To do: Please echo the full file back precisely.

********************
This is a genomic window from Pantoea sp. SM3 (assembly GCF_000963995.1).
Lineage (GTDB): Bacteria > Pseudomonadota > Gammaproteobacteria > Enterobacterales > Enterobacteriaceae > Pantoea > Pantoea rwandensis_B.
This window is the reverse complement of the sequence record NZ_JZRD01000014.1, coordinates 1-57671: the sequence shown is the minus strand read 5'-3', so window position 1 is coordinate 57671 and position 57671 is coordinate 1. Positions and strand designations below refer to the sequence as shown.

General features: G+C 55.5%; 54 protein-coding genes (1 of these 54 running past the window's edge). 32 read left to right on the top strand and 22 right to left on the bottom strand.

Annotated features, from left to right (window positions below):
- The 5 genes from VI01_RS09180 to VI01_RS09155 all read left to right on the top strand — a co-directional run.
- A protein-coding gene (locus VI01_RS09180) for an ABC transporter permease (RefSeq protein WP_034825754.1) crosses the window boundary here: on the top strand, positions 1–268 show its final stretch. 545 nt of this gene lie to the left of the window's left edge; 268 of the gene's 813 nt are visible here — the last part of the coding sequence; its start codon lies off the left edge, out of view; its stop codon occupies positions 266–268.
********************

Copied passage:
This is a genomic window from Pantoea sp. SM3 (assembly GCF_000963995.1).
Lineage (GTDB): Bacteria > Pseudomonadota > Gammaproteobacteria > Enterobacterales > Enterobacteriaceae > Pantoea > Pantoea rwandensis_B.
This window is the reverse complement of the sequence record NZ_JZRD01000014.1, coordinates 1-57671: the sequence shown is the minus strand read 5'-3', so window position 1 is coordinate 57671 and position 57671 is coordinate 1. Positions and strand designations below refer to the sequence as shown.

General features: G+C 55.5%; 54 protein-coding genes (1 of these 54 running past the window's edge). 32 read left to right on the top strand and 22 right to left on the bottom strand.

Annotated features, from left to right (window positions below):
- The 5 genes from VI01_RS09180 to VI01_RS09155 all read left to right on the top strand — a co-directional run.
- A protein-coding gene (locus VI01_RS09180) for an ABC transporter permease (RefSeq protein WP_034825754.1) crosses the window boundary here: on the top strand, positions 1–268 show its final stretch. 545 nt of this gene lie to the left of the window's left edge; 268 of the gene's 813 nt are visible here — the last part of the coding sequence; its start codon lies off the left edge, out of view; its stop codon occupies positions 266–268.